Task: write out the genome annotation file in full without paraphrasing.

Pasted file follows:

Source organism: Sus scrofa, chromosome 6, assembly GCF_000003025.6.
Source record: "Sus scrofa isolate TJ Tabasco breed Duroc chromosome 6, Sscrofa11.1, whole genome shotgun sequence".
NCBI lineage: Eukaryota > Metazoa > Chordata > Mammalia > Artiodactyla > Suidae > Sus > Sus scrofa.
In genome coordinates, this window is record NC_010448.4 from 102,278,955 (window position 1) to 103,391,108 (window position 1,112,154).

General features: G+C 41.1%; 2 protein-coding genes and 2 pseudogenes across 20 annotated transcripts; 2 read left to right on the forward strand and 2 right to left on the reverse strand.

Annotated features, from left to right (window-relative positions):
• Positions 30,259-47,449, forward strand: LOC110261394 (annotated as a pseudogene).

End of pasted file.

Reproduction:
Source organism: Sus scrofa, chromosome 6, assembly GCF_000003025.6.
Source record: "Sus scrofa isolate TJ Tabasco breed Duroc chromosome 6, Sscrofa11.1, whole genome shotgun sequence".
NCBI lineage: Eukaryota > Metazoa > Chordata > Mammalia > Artiodactyla > Suidae > Sus > Sus scrofa.
In genome coordinates, this window is record NC_010448.4 from 102,278,955 (window position 1) to 103,391,108 (window position 1,112,154).

General features: G+C 41.1%; 2 protein-coding genes and 2 pseudogenes across 20 annotated transcripts; 2 read left to right on the forward strand and 2 right to left on the reverse strand.

Annotated features, from left to right (window-relative positions):
• Positions 30,259-47,449, forward strand: LOC110261394 (annotated as a pseudogene).